Foundation for Rural & Regional Renewal (FRRR)

An ANZ Seeds of Renewal Grant has helped a far north Queensland community vulnerable to food insecurity establish a community garden. It’s been invaluable in educating locals on how they can grow their own food and alleviate the impacts of road closures that often follow in the wake of cyclones, affecting local food deliveries.

The project has been led by Eacham Community Help Organisation (ECHO), the Neighbourhood House for the South East Tablelands, based in Malanda in Far North Queensland. Day to day, it delivers individual and community support services, as well as in-home aged care, facilities and events, activities and workshops. The House is used by a large number of people across the community including youth, parents, First Nations groups, senior Australians, people living with disability, visiting services, and those facing hardship and crisis including homeless persons, parents and families.

One of the challenges that ECHO deals with across all these groups is food insecurity, especially following the impacts of disaster events like cyclones, which can see road transport delayed due to damaged and flooded roads, leaving local supermarkets bare of stock for days or even weeks.

So, a community garden was included in both the Malanda Masterplan and the Tablelands Regional Council Community Roadmap. As the community hub, ECHO took the lead on this project, which is yielding broad community benefits.

The focus has been growing together, learning how to propagate, harvest and prepare suitable foods at the Community Garden. By understanding which perennial plants and fruiting trees and bushes are suited to the tropics, and how to grow them, individuals and families can have an ongoing source of fresh food. Afterall, “being empowered enhances overall wellbeing.”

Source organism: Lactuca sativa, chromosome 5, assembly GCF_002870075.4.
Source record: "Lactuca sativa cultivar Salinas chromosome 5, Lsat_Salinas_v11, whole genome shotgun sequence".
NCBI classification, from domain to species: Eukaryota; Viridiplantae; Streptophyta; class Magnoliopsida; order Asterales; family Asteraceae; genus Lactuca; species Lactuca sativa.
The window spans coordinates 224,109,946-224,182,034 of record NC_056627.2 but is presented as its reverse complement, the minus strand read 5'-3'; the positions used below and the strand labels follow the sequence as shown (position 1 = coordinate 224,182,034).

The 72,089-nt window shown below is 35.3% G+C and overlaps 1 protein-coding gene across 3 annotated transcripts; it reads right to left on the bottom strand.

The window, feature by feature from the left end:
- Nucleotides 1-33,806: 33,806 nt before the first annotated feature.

To support their efforts, ECHO received a $9,340 grant from the ANZ Seeds of Renewal Program in 2022. Funding went toward the garden design, plant recommendations, initial planting of fruiting trees, bushes, vines and rootstock of tropical staples and raised beds for demonstration herb garden and salad garden. It also contributed to wages for a community worker to manage the project for the first six months, with assistance from volunteers and, as the demonstration garden progressed, it helped fund short workshops delivered by an experienced community worker and volunteer.

Gardeners meet every week, including a core group of four regulars, four occasional participants and 20 visitors who share knowledge or learn. Groups, including home schoolers and school students, have come for dedicated volunteering sessions too. In fact, the garden has become the venue for special events like Mental Health Week, NAIDOC day, staff events and more.

From all accounts, there have been fantastic crops of food – plenty for volunteers, visitors and emergency relief. According to Belinda Moore, Community Engagement and Development Officer, “This is a pleasant surprise and a testament to the efforts of the volunteers. Everyone is learning a lot about tropical edibles and taking cuttings away to share and grow.

“The grant helped us to launch into our Community Garden with purpose and the support of a paid worker. Without it, progress would be slow, the garden would be nowhere near as well-made and productive, and volunteers would be less supported.

“Including children in the garden is the best outcome so far – it’s exciting for the volunteers to know that ‘their’ garden is being shared to influence and inspire children. Showing people some of the tropical edibles they can easily grow from cuttings is the ongoing legacy of this garden and meets the intention of building a resilient and thriving community.”